Already today solar panels only cost around A60c per kilowatt peak capacity in Australia, and the cost of the panels no longer dominates the cost of installing a solar system on a roof or the ground. Other installation costs—such as mounting and labor—are more difficult to reduce, such that further installation reductions may be more challenging and slower.

To enable further cuts to the price of solar energy, we need to foremost look at improving the efficiency of solar panels, which will most directly lower the total cost for solar power.


Cut costs by increasing efficiency

Solar panels don’t convert all the sun’s energy into electricity. What proportion they convert is known as efficiency.

Efficiency is the most important factor in reducing the costs of solar, because the greater the efficiency of your panels, the fewer materials you need per amount of generated energy (that is, per kilowatt hour).

Efficiency is increasing across all solar panel technologies. Credit: Bernhard Mitchell.
Efficiency is increasing across all solar panel technologies. Credit: Bernhard Mitchell.

This graph above (from the US National Renewable Energy Laboratory) shows that all solar panel technologies have been getting more efficient. Currently commercial solar panel efficiencies are from 16 percent to 21 percent, but recently a new record of 46 percent was set in Germany. University of New South Wales has achieved efficiencies of 40 percent. So there is a lot of room for improvements generally, but also for current commercial solar flat panels.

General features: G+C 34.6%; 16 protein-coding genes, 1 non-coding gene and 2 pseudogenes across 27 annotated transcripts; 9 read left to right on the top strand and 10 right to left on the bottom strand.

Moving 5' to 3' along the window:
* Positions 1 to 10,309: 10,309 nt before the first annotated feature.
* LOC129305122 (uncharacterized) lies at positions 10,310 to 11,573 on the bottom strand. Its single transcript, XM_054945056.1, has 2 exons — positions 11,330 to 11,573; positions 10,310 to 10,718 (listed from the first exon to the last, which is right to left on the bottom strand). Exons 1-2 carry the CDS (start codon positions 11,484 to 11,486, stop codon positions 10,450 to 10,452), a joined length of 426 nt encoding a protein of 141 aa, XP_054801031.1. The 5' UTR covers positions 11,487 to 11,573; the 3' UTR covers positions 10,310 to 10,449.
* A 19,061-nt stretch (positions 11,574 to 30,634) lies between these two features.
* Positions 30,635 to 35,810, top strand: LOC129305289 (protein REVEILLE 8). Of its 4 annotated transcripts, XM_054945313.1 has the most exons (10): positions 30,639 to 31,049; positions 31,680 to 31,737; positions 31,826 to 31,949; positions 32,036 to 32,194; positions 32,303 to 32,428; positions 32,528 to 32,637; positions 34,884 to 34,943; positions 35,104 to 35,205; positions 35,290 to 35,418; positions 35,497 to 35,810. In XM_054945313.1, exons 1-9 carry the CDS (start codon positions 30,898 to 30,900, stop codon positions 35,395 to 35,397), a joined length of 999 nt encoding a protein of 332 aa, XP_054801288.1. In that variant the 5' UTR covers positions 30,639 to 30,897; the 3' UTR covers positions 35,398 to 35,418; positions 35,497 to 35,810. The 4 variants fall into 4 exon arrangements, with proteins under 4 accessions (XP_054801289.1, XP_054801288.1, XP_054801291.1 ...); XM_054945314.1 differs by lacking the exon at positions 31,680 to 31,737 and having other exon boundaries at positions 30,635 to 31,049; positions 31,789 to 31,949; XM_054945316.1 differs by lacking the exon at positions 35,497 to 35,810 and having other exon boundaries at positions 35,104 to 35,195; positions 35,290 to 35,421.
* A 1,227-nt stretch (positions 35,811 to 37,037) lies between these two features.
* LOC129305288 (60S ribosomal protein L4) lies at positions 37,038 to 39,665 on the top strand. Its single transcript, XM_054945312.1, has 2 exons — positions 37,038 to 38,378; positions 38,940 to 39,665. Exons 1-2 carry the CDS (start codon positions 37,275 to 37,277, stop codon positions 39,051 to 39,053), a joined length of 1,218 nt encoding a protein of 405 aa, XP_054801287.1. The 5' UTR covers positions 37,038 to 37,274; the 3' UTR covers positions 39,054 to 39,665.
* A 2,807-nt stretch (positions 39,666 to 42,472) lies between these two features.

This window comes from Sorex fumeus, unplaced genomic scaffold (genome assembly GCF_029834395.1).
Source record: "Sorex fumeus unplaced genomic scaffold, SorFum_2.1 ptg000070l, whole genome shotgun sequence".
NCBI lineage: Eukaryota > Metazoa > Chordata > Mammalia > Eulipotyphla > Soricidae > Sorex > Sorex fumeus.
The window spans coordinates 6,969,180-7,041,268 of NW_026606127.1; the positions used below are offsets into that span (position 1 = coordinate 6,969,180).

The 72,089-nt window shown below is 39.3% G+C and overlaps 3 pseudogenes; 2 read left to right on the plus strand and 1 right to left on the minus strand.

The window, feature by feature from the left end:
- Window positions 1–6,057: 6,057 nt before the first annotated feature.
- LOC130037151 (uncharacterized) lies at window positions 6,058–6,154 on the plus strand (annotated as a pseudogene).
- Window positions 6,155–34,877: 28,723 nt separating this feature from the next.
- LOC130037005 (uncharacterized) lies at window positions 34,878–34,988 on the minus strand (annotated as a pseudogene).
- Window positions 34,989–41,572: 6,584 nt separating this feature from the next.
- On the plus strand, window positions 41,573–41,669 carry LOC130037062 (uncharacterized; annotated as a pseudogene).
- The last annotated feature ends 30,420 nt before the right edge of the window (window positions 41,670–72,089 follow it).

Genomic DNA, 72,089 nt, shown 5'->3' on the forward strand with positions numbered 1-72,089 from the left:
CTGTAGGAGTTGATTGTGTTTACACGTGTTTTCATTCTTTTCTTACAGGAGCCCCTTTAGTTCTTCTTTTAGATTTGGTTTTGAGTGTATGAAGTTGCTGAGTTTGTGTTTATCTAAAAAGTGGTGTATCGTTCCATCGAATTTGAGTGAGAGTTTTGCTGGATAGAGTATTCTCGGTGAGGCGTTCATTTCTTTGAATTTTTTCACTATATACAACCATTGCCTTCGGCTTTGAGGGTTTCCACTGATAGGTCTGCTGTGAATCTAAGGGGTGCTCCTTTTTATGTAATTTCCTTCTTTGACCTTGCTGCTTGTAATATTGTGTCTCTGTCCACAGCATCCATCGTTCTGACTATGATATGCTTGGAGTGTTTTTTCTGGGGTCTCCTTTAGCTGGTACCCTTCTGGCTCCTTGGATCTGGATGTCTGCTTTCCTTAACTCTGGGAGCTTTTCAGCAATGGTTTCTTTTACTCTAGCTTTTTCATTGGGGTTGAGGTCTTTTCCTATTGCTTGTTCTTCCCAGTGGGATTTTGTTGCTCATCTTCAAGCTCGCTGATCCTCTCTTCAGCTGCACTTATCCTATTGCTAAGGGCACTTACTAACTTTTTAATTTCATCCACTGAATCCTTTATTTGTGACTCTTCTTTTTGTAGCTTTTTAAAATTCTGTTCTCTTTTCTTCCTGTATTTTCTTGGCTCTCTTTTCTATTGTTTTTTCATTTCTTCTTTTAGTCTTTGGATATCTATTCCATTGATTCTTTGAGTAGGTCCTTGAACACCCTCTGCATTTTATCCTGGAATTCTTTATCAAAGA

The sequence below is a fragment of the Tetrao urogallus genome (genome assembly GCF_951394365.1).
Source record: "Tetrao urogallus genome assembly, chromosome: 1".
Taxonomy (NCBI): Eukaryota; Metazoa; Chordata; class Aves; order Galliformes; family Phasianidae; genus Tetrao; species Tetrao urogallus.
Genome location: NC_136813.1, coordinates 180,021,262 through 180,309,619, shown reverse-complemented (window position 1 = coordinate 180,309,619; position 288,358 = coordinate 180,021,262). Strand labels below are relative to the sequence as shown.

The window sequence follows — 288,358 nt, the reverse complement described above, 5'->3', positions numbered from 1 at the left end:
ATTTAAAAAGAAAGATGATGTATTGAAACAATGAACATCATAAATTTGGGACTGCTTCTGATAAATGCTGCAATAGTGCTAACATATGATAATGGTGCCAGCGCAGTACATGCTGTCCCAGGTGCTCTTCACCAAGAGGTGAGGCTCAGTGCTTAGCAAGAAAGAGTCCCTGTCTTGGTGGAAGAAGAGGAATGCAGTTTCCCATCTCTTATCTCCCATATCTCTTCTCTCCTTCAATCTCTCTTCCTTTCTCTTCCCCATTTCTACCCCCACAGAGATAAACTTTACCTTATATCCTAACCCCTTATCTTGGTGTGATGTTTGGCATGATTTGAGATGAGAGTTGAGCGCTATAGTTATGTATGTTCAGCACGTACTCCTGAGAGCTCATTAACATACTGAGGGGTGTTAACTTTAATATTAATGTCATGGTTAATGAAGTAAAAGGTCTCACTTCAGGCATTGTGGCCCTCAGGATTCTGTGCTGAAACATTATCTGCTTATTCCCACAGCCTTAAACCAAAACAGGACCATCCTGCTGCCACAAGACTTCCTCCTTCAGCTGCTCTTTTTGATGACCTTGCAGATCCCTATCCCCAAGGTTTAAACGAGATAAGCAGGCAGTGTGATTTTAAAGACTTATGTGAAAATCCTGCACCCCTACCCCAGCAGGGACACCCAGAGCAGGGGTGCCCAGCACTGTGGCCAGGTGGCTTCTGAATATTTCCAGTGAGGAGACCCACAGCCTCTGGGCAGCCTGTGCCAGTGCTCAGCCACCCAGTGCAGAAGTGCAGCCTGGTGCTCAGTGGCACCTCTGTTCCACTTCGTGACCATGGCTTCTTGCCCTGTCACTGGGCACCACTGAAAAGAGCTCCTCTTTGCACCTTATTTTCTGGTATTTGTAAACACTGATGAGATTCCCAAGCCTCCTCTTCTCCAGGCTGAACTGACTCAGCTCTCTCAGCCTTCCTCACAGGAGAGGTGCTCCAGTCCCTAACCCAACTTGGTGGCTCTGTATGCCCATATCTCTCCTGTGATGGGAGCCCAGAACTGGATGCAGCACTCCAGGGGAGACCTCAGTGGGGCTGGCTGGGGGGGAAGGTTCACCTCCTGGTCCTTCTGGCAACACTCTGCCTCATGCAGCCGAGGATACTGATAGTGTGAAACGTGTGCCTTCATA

Solar panel technology may be the technology with the greatest potential to improve efficiency compared with other renewable technologies.


What does the future hold?

We can sum all of this up by looking at how much energy goes into producing solar panels versus how much they produce.

A recent study has shown that in five years a solar panel will produce enough energy in six months to pay back all the energy used in manufacturing it. That means after six months the panels will be a net source of energy.

This is known as energy return on energy invested—and we can compare it across a variety of energy sources. The energy return of oil and gas is declining, and solar is catching up. By 2030 solar will likely surpass oil and gas.

So from whatever angle you look at it, it seems clear that current and future developments will leave solar power from rooftops and ground-mounted plants as likely the most cost competitive primary source of energy in Australia. This competitiveness shall allow economically for a variety of solutions (e.g. storage, demand management, solar fuels) to address the variability of supply and thus extend the use of solar power from offsetting daytime peaks today to supplying 40, 50 or even 60 percent of the total energy needs.

—–

This article was originally published at The Conversation.
Read the original article; Photo: Shutterstock.
Disclaimer: This article does not necessarily reflect the views of AsianScientist or its staff.

The Conversation is an independent source of information, analysis and commentary from the university and research sector. The site is in development and we welcome your feedback.

Related Stories from Asian Scientist